AUGUSTA, Maine — An alert was issued Tuesday by the Maine Center for Disease Control and Prevention (Maine CDC), notifying people in southern Maine of a potential exposure to measles.

Maine CDC says it was notified on April 1 by the Massachusetts Department of Public Health of a confirmed case of measles in a Massachusetts resident, who had visited two Maine businesses last Wednesday, March 27.

The two facilities were then contacted by Maine CDC in an effort to ensure individuals who were potentially exposed were made aware.

The agency says those who were at the locations listed below on March 27 during the following time periods were potentially exposed:

  • Skin Clinic, Falmouth, 10:55 a.m. to 1:05 p.m.
  • Maine Centers for Healthcare Endoscopy, Westbrook, 11 a.m. to 2 p.m.

Measles is a highly contagious viral disease characterized by fever; cough; runny nose; and red, watery eyes followed by a rash that spreads from the head to the trunk to the lower extremities, the agency says. It can cause severe health complications including pneumonia, encephalitis and death.

RELATED: Maine CDC: Get vaccinated to stop spread of measles
RELATED: Measles outbreak on bus traveling from Boston to N.H.

Transmission occurs when an infected person coughs or sneezes; infected people are contagious from four days before their rash starts through four days afterwards. After an infected person leaves a location, the virus remains alive for up to two hours on surfaces and in the air.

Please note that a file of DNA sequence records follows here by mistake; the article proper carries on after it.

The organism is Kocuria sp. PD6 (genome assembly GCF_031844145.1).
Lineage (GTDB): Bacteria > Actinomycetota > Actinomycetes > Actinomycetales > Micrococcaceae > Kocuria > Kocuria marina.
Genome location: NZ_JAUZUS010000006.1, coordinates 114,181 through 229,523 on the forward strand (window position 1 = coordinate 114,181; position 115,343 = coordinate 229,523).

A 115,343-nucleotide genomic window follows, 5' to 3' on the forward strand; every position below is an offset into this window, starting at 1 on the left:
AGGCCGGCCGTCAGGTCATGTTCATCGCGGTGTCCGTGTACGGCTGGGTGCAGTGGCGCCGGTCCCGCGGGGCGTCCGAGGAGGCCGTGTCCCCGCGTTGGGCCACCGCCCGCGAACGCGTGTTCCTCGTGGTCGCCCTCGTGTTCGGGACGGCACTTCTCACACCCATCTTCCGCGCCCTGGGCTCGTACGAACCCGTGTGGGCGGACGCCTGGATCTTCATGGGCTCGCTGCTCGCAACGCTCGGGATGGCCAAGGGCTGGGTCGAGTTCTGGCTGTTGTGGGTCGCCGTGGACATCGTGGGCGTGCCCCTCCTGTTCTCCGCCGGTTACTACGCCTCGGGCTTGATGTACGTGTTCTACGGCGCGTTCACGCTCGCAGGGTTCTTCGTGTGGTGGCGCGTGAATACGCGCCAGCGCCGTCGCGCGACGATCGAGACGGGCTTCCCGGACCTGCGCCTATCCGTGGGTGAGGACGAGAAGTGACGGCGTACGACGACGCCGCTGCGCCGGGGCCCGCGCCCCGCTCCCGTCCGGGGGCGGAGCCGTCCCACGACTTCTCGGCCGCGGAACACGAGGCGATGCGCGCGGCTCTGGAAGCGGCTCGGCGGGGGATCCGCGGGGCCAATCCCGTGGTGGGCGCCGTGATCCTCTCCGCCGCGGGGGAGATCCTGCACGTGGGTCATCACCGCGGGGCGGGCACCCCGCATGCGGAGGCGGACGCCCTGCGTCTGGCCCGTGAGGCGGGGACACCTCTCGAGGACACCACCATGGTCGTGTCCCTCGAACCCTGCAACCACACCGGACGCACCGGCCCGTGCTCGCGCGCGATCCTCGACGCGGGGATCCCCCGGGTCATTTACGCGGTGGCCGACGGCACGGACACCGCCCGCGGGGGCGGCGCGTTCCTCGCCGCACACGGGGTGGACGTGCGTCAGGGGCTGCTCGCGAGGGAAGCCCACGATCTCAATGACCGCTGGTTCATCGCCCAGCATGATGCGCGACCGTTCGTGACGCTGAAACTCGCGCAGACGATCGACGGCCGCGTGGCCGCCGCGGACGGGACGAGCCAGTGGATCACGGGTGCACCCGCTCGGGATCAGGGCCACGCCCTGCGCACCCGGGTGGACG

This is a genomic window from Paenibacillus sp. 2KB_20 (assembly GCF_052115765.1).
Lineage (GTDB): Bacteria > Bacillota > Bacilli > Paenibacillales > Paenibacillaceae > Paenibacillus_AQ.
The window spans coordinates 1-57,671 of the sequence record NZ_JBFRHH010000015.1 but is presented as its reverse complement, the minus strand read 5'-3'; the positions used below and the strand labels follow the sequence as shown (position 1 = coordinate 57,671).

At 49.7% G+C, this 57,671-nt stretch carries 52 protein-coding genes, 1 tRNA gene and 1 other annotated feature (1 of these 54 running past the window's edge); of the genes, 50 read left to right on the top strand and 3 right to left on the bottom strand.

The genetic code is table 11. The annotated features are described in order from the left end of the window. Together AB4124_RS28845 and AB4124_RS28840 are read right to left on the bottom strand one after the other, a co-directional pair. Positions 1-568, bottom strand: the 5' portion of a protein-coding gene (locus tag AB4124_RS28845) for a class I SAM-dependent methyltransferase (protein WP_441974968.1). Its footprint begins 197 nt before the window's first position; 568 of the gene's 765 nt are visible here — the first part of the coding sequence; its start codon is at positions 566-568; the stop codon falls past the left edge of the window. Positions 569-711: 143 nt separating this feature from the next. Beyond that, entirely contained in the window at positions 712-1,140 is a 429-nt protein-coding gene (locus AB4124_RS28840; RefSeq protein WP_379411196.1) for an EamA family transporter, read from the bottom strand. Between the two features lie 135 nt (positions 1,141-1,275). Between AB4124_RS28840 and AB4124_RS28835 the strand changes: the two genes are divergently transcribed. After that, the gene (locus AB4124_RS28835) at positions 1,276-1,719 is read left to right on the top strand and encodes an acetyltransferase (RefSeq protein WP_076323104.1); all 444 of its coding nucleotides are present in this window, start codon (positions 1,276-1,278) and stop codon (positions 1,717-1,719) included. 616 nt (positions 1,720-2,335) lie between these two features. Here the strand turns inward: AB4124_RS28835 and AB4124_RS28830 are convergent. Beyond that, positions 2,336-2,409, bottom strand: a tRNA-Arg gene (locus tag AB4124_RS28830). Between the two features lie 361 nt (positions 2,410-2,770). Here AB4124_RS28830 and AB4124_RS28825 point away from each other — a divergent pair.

The incubation period is typically 10-14 days, but can be as long as 21 days.  

People potentially exposed should review their vaccine history and monitor for symptoms. Those who have not been immunized or do not know their measles immunization status should get vaccinated with at least one dose of measles, mumps, and rubella vaccine to protect from subsequent exposures.

RELATED: Measles count in US this year already more than all of 2018
RELATED: Maine schools seeing uptick in cases of whooping cough

Those who were exposed and begin to develop symptoms should contact their health providers for instructions before arriving at the providers’ offices or hospitals, to ensure precautions are taken to prevent further infection.

If symptoms are consistent with the disease, testing may be performed to determine whether the individual is infected. Individuals without symptoms should not be tested.

"The best protection against measles is vaccination," State Epidemiologist Dr. Siiri Bennett said in a statement. "Measles, mumps, and rubella vaccine provides long-lasting protection against measles."

The last reported case of measles in Maine was in 2017 in an individual who acquired it after traveling overseas.